Lior, woodblock b/w

monoprint b/w

monoprint color

Abstract 1, woodblock b/w

Abstract 2, linoleum b/w

city, woodblock b/w

Shteitle, linoleum b/w

tree trunk, wood, b/w

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floating gracefully

floating gracefully

So we had a party coming up. A BIG party. We needed to decorate a large hall. I schlepped around some party stores that sell a tiny decorative item for at least $2. For a larger item, the price blows up like crazy. I wasn’t ready to spend a lot of money, though I must admit that I have bought some decorations. Call it party fear factor.

Making it a family project, we sat around the table and started to prepare some decorations. we had fun and laughs  making them. Whether or not they’re cool, they sure are original. I call it: the jellyfish decor. That’s what they remind me of.

jellifish decor

jellyfish decor

wait, don’t throw: colorful plastic bags, plastic bottle (such as your empty organic apple juice).

to do:

  • Flatten the plastic bag, then cut off the top to remove the handles, and the bottom to remove the closed end. Fold the bag lengthwise several times,  then cut strips (between an inch to 2 inches wide) thus creating plastic rings.

making plastic rings

putting my brother to work into cutting plastic rings. he's good.

  • now that we have many colorful rings, we’ll take our empty, clean and dry plastic bottle and cut it into… aha… more plastic rings. On second thought, it’s more like slicing the bottle, like so:

plastic slices

plastic slices. Use a utility knife or scissors

  • now, we need to tie the plastic bag rings onto the plastic circle we created. Wrap the ring around the circle and pull out through the ring itself. Nothing like a picture to demonstrate:

wind plastic rings around plastic slice

wind plastic rings around plastic circle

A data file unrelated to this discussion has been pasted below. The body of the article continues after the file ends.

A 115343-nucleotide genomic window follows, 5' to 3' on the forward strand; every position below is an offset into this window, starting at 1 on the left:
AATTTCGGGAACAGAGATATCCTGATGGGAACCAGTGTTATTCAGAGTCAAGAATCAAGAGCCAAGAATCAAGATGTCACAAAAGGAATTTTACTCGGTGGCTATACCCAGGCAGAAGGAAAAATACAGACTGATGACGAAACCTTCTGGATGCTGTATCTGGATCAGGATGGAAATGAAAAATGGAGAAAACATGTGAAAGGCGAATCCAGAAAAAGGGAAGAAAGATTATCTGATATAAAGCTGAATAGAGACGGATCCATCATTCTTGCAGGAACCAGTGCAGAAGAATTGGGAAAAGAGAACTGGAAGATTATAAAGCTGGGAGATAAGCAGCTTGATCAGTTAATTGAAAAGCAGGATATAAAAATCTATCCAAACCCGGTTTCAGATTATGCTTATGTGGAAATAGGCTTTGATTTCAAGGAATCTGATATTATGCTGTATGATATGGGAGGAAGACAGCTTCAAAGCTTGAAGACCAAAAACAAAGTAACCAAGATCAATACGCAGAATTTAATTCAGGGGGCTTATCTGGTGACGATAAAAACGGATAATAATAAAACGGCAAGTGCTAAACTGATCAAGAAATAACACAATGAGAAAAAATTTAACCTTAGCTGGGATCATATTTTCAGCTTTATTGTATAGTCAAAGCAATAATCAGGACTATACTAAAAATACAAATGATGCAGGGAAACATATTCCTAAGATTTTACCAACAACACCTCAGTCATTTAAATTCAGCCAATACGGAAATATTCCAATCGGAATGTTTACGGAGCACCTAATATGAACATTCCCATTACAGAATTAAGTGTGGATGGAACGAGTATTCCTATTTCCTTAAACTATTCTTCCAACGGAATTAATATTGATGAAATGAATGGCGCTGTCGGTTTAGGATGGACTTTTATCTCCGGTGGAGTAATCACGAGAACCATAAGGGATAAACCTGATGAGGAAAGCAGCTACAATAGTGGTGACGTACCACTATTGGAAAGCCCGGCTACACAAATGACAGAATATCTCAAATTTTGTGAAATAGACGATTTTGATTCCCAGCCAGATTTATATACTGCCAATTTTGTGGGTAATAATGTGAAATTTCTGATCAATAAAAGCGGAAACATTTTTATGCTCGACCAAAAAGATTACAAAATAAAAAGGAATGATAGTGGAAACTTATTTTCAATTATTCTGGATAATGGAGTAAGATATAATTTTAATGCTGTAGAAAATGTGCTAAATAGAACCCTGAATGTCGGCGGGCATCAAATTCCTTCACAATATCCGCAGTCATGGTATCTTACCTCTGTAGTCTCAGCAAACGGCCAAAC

• cover the whole circle with many colorful, dangling rings, till it looks like- a jellyfish when you play around with it. You then attach a string to two sides of the circle, to be able to hang it high up on the ceiling. Make many jellyfish to brighten up any party.
  • and…we also managed to create yet another cool colorful chain from the plastic bag left-overs- by tying them to one another, and tying balloons on.
balloon chain

balloon chain

did I mention recycle?

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glued in place cardboard

glued in place cardboard

I’m getting there. Still, lots to do.

Hmmm, what’s it gonna look like?

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At last, I finished all the measuring, the cuts, the pieces. Next step would be assembling it all together.

first revelation of my new project

cardboard pieces standing like soldiers

I am SURE some of you have ideas, right?

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Agata Olek crochet art

Agata Olek crochet art

I was lucky enough to visit  the Williamsburg Art & Historical Center in Brooklyn, for the Women Forward show a few months back. Art creations were quite varied from one another and were distinguished by ideas, material, and medium, yet their only common denominator seemed to be that they were all created by women.

The most striking art piece(s) for me, was the one created by Agata Olek, a polish artist, who has re-discovered her crochet skills in NY, and the rest is history and miles of yarn. Olek crocheted a living room and some living… people. It was absolutely fascinating, colorful and creative. I kept thinking how long it took her to crochet.

I strongly suggest you peek into Agata Olek web site to enjoy her great concepts, sometimes real humurous.

any comments?